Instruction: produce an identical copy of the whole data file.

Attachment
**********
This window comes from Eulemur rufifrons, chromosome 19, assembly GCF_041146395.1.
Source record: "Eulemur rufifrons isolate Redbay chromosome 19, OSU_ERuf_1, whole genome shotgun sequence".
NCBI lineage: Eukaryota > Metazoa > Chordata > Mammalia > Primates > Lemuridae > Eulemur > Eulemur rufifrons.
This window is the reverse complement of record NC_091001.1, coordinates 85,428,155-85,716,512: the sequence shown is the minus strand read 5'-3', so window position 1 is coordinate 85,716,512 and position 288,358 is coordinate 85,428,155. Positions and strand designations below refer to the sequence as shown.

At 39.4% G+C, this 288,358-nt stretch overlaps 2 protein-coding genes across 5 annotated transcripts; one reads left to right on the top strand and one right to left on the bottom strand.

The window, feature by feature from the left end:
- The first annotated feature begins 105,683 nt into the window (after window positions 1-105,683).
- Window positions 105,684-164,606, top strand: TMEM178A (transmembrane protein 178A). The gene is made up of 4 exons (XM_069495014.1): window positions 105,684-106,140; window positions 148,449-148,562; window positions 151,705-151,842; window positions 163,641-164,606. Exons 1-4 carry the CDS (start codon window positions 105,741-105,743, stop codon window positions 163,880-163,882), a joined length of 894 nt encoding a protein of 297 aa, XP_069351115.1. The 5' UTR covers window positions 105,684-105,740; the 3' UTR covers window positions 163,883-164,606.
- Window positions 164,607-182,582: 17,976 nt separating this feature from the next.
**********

This window comes from Eulemur rufifrons, chromosome 19, assembly GCF_041146395.1.
Source record: "Eulemur rufifrons isolate Redbay chromosome 19, OSU_ERuf_1, whole genome shotgun sequence".
NCBI lineage: Eukaryota > Metazoa > Chordata > Mammalia > Primates > Lemuridae > Eulemur > Eulemur rufifrons.
This window is the reverse complement of record NC_091001.1, coordinates 85,428,155-85,716,512: the sequence shown is the minus strand read 5'-3', so window position 1 is coordinate 85,716,512 and position 288,358 is coordinate 85,428,155. Positions and strand designations below refer to the sequence as shown.

At 39.4% G+C, this 288,358-nt stretch overlaps 2 protein-coding genes across 5 annotated transcripts; one reads left to right on the top strand and one right to left on the bottom strand.

The window, feature by feature from the left end:
- The first annotated feature begins 105,683 nt into the window (after window positions 1-105,683).
- Window positions 105,684-164,606, top strand: TMEM178A (transmembrane protein 178A). The gene is made up of 4 exons (XM_069495014.1): window positions 105,684-106,140; window positions 148,449-148,562; window positions 151,705-151,842; window positions 163,641-164,606. Exons 1-4 carry the CDS (start codon window positions 105,741-105,743, stop codon window positions 163,880-163,882), a joined length of 894 nt encoding a protein of 297 aa, XP_069351115.1. The 5' UTR covers window positions 105,684-105,740; the 3' UTR covers window positions 163,883-164,606.
- Window positions 164,607-182,582: 17,976 nt separating this feature from the next.